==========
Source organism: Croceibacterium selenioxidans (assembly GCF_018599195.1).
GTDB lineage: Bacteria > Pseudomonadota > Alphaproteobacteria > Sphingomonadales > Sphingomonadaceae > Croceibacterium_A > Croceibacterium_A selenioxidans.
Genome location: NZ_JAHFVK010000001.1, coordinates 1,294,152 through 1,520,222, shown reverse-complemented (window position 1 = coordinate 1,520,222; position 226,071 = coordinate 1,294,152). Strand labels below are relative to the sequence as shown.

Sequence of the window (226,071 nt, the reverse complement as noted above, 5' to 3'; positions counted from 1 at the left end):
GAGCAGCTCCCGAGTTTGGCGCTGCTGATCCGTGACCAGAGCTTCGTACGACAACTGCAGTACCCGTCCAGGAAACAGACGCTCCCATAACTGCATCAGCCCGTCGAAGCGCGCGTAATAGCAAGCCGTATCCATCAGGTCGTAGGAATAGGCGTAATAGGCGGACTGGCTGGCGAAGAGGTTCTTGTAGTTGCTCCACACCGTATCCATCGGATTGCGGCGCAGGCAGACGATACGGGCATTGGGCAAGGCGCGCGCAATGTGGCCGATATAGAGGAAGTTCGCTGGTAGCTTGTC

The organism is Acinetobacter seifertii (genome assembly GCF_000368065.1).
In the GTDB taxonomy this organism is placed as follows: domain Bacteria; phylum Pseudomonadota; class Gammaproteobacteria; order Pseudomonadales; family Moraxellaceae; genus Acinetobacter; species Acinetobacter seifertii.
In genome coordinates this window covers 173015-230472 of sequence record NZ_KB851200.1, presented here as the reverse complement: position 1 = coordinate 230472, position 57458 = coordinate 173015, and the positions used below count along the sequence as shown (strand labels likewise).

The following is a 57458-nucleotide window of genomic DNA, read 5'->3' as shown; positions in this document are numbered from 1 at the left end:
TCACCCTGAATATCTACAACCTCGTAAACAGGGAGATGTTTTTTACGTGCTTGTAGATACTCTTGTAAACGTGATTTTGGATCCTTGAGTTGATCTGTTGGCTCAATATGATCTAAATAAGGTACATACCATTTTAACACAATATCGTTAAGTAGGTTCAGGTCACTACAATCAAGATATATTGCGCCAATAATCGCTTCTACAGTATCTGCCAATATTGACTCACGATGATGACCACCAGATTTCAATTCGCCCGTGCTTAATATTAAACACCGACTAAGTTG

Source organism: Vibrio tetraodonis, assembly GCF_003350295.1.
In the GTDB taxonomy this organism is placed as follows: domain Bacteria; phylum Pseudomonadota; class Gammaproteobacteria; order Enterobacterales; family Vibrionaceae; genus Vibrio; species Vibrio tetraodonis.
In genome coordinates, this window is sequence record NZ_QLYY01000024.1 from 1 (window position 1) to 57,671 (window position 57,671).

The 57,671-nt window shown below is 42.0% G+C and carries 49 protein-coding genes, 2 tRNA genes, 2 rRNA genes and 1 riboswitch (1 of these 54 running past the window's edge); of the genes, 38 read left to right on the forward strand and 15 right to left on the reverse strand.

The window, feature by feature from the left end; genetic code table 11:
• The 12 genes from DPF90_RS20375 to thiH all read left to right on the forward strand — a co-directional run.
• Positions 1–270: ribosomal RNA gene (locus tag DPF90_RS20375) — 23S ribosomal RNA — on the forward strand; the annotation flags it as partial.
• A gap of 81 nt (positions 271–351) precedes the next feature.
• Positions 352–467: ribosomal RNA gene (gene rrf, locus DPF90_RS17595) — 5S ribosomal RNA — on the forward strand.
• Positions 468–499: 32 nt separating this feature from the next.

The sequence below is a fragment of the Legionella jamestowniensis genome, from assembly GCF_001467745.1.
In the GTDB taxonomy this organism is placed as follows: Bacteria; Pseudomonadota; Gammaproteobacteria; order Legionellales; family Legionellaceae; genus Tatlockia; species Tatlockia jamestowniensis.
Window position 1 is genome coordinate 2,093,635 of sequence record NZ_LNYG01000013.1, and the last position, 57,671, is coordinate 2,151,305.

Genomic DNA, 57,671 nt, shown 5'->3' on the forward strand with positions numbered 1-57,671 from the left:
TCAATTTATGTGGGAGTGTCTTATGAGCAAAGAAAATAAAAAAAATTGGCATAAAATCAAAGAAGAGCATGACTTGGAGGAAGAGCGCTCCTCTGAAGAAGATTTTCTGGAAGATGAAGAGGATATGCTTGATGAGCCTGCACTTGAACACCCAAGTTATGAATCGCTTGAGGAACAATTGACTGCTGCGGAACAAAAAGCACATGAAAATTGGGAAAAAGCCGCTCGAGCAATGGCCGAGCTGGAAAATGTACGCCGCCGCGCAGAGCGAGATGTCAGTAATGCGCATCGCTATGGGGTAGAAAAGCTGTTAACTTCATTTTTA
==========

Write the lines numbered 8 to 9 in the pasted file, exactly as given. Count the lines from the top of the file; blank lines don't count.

In genome coordinates this window covers 173015-230472 of sequence record NZ_KB851200.1, presented here as the reverse complement: position 1 = coordinate 230472, position 57458 = coordinate 173015, and the positions used below count along the sequence as shown (strand labels likewise).

The following is a 57458-nucleotide window of genomic DNA, read 5'->3' as shown; positions in this document are numbered from 1 at the left end: